News & Politics

6 Friendships That Prove Washington’s Not Totally Polarized

Photograph by Andrew Propp.
Photograph by Andrew Propp.

Tom Daschle and Trent Lott

Daschle, 68, is a former senator from South Dakota. Lott, 74, is a former senator from Mississippi.

How they met: They served in the House of Representatives together, then really got to know each other in the mid-1990s when they each began turns as Senate majority leader and minority leader.

What bonded them: “We went through a lot of things together,” Lott says. “We went through 9/11. We went through the anthrax attack on the Capitol. We went through the 50/50 Senate, when we had an equal number of Republicans and Democrats. And we went through the impeachment trial of William Jefferson Clinton.” Says Daschle: “We learned to like each other and to trust each other.”

How they stay friends: “He’s a liberal prairie populist,” Lott says. “I’m a Southern conservative. His hero is John F. Kennedy; mine is Reagan. We know that. You can disagree without being disagreeable, to use the old quote.”

Photograph by Brooks Kraft.

Richard Leon and John Podesta

Leon, 66, is a federal judge on the US District Court for the District of Columbia. Podesta, 67, is chairman of Hillary Clinton’s campaign and former White House chief of staff under Bill Clinton.

How they met: “I deposed him during the Whitewater investigation, the summer of ’94,” Leon says. “Which is usually not the basis of a friendship,” says Podesta.

John is every bit as too thin as I am too heavy. It’s kind of an Abbott and Costello or Laurel and Hardy.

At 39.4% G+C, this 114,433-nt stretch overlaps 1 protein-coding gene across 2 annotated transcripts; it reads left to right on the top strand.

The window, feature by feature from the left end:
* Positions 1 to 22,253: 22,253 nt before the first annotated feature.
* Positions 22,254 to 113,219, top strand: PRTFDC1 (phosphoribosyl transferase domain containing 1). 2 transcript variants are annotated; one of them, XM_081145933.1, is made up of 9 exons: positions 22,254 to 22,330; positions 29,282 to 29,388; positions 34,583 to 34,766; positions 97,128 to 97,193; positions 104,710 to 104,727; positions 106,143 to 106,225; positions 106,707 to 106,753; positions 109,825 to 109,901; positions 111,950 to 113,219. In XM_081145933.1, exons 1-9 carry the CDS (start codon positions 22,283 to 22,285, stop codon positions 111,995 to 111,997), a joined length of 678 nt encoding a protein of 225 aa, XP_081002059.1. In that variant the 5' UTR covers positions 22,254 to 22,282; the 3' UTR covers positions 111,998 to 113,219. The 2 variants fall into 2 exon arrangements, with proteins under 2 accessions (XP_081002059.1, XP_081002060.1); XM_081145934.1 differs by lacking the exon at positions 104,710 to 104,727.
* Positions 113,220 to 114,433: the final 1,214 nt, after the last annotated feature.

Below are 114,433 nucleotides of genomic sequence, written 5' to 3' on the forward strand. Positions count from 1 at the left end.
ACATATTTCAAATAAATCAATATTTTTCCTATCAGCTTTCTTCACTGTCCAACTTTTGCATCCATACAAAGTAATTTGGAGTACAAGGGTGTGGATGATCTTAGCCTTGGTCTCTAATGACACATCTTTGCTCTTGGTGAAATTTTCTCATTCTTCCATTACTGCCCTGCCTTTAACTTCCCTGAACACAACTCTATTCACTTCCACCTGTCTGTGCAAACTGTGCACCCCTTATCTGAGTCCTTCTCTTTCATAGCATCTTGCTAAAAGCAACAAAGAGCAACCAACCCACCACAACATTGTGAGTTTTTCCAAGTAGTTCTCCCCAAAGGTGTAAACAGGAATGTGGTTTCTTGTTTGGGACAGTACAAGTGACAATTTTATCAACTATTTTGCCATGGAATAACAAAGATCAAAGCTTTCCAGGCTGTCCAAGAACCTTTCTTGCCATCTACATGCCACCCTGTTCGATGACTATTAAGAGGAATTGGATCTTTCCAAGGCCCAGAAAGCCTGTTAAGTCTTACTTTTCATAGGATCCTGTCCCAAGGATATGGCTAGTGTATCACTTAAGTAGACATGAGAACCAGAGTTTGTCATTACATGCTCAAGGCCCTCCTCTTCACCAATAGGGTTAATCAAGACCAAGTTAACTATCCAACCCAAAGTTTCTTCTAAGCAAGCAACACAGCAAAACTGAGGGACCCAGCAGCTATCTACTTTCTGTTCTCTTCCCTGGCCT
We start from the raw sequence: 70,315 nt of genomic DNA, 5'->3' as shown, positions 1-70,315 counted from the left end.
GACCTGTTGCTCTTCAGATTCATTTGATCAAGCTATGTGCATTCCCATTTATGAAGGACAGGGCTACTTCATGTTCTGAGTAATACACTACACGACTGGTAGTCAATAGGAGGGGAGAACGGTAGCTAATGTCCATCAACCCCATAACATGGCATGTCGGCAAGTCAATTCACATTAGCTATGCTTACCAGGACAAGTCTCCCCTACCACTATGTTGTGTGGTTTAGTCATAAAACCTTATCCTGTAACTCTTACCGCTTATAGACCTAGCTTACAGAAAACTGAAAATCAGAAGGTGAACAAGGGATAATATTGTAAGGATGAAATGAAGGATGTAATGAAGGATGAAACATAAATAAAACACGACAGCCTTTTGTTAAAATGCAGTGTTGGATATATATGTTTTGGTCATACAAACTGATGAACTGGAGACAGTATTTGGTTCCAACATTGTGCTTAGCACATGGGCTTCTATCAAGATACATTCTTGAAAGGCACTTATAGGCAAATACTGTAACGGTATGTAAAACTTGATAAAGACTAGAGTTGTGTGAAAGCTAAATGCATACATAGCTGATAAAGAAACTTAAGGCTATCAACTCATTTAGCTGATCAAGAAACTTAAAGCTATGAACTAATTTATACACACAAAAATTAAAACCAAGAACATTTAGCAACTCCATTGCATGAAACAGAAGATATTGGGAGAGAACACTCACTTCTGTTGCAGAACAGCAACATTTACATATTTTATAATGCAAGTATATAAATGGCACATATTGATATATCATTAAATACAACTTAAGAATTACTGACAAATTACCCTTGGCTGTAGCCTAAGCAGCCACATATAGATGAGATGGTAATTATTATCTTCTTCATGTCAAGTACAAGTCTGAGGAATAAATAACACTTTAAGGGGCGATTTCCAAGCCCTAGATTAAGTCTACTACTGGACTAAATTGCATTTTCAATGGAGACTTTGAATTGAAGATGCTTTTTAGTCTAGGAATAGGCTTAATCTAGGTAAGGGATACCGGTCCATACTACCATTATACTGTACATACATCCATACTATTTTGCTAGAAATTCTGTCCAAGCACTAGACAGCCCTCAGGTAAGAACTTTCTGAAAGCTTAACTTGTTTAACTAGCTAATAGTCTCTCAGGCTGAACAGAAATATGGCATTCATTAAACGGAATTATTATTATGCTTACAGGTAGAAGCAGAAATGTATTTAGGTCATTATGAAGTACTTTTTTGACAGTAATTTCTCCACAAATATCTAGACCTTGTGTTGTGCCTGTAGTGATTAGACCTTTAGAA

Richard Leon

What bonded them: In 1996, they were guests a few times together on Crossfire. “The second time,” Leon says, “he mentioned his car was in the shop and I offered him a ride. As we were driving home, he said, ‘I have this course at Georgetown Law on congressional investigations. I was wondering if you’d be a guest speaker.’ ” Says Podesta: “I thought he was a straight shooter, and he thought I was a straight shooter. We’ve taught together since 1997.”

How they stay friends: “I try to ignore most of his rulings from the bench, and he probably tries to ignore most of what I do in politics,” Podesta says. “It’s a good friendship.”

Photograph by Andrew Propp.

S.E. Cupp and Krystal Ball

Cupp, 37, is a Republican political commentator and CNN contributor. Ball, 34, is a Democratic commentator and Glamour contributor.

How they met: From 2012 until last July, they cohosted the MSNBC talk show The Cycle.

What bonded them: “I’ve always thought the reason we get along so well is that SE is a conservative from a liberal area [of California] and I’m a liberal from a conservative area [of Virginia],” says Ball. “We grew up knowing good people who saw the world differently.”

How they stay friends: While they may argue politics, they never make it personal. “We were on the show one day, having an explosive argument,” Cupp says. “We go to break, and I check my phone and have an e-mail from [screenwriter] Aaron Sorkin. He said, ‘What did you and Krystal say in the break just now?’ I had asked her where she wanted to get sushi. I think he was disappointed we didn’t go to fisticuffs.”

Photograph by Brooks Kraft.

Debbie Dingell and Barbara Comstock

Dingell, 62, is a Democratic congresswoman representing Michigan’s 12th district. Comstock, 56, is a Republican congresswoman representing Virginia’s 10th.

How they met: “I’ve known Barbara at least 20 years, from when I started these bipartisan lunch-es. I met her so long ago,” jokes Dingell, “I was probably a Republican at the time.”